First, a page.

Today, Microsoft Senior Counsel Brad Smith will hold a press conference in Brussels where, presumably, he will address the software giant's battle with European regulators.
Smith is point man for Microsoft's battle with the European Union over penalties for abusing its market dominance.
Relations have been strained between Microsoft and Neelie Kroes, who took over as Competition Commissioner from Mario Monte early in 2005. In April 2005, Kroes told Microsoft to "urgently comply" with the sanctions the commission had imposed.
On November 10, the EU gave Microsoft five weeks to comply, or face a fine of approximately $2.45 million. The deadline was later moved to February 15.
On December 22 2005, the EU adopted a Statement of Objections to the way Microsoft had responded to the initial sanctions.
On the same day, Microsoft Senior Counsel Brad Smith issued a statement objecting to the objections. He pointed out that neither the commission nor Barrett had read the latest batch of technical documentation Microsoft had submitted the week before. He said Microsoft had responded to more than 100 requests from the Commission.
"Yet every time we make a change, we find that the Commission moves the goal post and demands another change," the statement said.
The Commission's position is that none of the changes Microsoft has made complies with the original directive to make sure that competitors can create software that interoperates with Windows.
A statement published by the EU said, "The Commission understands that Microsoft has recently prepared revised documentation addressing only points relating to formatting (e.g. typos, missing hyperlinks), but not the general concerns about completeness and accuracy."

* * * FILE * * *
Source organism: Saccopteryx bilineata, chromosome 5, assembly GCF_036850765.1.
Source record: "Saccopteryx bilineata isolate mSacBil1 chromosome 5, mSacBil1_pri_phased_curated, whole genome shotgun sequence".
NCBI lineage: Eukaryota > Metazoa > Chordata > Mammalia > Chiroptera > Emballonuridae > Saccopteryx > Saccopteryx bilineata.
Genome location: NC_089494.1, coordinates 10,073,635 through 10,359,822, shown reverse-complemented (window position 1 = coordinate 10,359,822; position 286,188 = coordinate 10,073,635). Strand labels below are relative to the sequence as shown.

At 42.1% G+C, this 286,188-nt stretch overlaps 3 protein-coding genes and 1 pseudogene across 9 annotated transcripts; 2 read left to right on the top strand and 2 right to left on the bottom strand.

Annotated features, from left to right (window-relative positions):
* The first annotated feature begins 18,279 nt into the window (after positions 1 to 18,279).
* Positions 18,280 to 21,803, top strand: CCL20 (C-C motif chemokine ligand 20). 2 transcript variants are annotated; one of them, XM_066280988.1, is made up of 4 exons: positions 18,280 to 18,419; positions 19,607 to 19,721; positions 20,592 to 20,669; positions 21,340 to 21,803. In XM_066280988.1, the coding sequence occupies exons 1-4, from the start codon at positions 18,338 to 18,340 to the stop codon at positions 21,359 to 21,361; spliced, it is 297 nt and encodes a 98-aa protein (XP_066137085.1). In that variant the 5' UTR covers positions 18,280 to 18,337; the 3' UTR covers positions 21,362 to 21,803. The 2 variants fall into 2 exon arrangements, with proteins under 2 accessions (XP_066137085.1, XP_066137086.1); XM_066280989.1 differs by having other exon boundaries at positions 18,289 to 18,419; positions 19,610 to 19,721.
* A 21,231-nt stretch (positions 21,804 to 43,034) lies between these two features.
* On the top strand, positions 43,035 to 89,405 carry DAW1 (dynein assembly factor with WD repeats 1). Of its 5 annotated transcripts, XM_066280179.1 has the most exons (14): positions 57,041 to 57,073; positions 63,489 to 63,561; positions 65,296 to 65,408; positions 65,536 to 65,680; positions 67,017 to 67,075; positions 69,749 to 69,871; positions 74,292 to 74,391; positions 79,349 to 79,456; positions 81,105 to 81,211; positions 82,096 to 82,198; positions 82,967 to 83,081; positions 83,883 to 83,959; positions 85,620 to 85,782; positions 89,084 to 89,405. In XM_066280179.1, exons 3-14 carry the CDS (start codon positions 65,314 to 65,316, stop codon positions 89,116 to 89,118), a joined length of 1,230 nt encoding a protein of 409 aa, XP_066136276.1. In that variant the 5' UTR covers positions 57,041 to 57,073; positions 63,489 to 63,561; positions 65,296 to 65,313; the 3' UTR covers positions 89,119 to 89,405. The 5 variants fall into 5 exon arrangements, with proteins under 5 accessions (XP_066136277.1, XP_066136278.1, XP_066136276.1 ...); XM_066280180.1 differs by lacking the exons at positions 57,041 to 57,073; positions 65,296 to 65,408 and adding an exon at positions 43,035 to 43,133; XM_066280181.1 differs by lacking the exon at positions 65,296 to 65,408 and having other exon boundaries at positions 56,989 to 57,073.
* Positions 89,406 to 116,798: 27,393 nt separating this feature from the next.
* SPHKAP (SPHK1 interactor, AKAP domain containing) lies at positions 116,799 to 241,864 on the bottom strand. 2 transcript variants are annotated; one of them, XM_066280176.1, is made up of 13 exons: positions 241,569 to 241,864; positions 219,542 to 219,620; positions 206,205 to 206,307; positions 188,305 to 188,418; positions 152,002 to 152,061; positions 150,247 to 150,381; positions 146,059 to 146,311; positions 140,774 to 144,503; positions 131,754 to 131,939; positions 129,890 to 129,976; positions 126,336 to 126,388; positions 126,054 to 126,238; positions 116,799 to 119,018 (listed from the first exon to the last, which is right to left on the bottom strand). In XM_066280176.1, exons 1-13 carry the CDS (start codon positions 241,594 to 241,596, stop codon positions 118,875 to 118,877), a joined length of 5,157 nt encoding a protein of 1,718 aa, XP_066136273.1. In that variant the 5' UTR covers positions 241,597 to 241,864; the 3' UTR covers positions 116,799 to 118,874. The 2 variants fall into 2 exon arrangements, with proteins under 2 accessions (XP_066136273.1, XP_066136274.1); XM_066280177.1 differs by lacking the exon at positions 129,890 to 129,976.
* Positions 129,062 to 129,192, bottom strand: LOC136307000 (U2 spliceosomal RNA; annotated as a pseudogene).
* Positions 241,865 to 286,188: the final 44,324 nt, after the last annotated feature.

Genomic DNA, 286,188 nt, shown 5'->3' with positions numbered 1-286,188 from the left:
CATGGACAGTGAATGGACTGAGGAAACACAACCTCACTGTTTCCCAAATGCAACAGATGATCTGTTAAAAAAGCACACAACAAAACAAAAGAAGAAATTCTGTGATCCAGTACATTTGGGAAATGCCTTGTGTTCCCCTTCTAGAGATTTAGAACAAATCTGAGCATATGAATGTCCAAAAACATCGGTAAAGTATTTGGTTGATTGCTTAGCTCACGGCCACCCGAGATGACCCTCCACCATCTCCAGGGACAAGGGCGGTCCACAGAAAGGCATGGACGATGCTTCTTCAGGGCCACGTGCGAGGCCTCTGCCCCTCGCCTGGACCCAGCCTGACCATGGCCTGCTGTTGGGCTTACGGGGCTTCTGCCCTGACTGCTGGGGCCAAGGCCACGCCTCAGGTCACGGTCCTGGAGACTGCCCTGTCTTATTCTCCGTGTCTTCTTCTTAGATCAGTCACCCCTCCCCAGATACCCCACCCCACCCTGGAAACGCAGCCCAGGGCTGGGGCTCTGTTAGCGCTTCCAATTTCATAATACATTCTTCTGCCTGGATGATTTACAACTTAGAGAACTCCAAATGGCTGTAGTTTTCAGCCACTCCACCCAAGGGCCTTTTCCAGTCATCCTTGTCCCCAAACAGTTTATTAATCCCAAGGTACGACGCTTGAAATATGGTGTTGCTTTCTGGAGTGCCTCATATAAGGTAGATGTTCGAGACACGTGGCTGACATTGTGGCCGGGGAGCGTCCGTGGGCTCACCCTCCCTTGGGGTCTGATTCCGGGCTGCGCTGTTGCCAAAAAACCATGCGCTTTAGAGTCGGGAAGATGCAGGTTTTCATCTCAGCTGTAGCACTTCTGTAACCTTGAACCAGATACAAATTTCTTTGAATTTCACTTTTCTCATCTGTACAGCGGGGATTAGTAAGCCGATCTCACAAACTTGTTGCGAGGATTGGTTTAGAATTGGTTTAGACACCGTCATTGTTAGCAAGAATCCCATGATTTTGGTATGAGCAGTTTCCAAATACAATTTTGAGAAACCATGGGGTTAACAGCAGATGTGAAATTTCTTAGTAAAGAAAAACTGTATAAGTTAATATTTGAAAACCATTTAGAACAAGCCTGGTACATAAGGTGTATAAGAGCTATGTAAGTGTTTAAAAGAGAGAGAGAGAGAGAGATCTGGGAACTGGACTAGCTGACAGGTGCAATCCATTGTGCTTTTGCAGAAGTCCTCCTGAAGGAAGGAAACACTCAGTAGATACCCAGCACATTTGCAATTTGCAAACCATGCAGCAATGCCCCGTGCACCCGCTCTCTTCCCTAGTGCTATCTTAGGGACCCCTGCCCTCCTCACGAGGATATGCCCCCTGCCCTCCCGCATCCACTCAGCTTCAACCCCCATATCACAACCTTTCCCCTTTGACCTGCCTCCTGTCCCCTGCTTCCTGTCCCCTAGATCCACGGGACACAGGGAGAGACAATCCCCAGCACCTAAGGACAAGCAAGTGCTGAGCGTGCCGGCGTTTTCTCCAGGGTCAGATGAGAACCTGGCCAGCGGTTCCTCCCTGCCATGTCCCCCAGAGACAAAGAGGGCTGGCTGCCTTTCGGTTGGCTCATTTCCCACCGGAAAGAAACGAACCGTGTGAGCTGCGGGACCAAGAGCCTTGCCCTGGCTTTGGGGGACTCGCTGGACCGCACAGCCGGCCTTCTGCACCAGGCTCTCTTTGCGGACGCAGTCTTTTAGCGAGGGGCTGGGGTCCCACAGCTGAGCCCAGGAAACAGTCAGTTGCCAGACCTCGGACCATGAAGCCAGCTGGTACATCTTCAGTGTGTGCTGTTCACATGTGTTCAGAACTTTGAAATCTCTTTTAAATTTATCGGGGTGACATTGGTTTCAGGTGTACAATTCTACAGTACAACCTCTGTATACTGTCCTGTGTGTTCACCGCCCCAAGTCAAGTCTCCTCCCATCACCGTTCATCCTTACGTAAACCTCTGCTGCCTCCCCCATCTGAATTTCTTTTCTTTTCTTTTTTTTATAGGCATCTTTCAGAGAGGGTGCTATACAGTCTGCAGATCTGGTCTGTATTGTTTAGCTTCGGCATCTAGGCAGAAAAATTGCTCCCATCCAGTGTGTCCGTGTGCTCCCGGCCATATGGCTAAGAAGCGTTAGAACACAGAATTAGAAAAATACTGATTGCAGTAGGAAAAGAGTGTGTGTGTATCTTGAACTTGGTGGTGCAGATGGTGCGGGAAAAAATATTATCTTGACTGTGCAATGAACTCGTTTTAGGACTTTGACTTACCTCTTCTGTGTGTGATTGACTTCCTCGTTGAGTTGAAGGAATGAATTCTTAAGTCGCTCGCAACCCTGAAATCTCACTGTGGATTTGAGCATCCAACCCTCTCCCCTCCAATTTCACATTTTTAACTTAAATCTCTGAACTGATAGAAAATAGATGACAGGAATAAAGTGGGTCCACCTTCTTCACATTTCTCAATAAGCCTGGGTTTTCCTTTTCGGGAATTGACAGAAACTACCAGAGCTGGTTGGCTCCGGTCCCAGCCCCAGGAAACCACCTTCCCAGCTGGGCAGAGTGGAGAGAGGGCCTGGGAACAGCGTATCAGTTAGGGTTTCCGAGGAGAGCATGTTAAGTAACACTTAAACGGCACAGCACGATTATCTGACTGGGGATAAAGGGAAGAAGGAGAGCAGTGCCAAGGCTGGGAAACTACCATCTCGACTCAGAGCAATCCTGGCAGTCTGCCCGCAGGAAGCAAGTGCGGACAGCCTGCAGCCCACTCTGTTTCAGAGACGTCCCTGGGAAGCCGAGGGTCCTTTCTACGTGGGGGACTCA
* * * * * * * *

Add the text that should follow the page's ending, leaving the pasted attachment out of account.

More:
At issue is an order from the Commission that the internal workings of Windows be documented and licensed. Smith said such a move could open the door to the production of clones of parts of the Windows operating system itself.
In the United States, a technical committee composed of three jointly appointed computer experts monitors Microsoft's progress in fulfilling settlement demands.
In the UK, security expert Neil Barrett has that role.
On Monday, the U.S. Department of Justice complained that Microsoft had fallen behind in compliance with the 2002 settlement of antitrust proceedings.
The struggle began in in March 2004, when the Competition Commission ruled that the company had engaged in anti-competitive behavior. It ordered Microsoft to pay a $613 million fine, produce a version of Windows that didn't contain Windows Media Player and release server protocols that would allow third-party software vendors to create products that interoperate with Windows.
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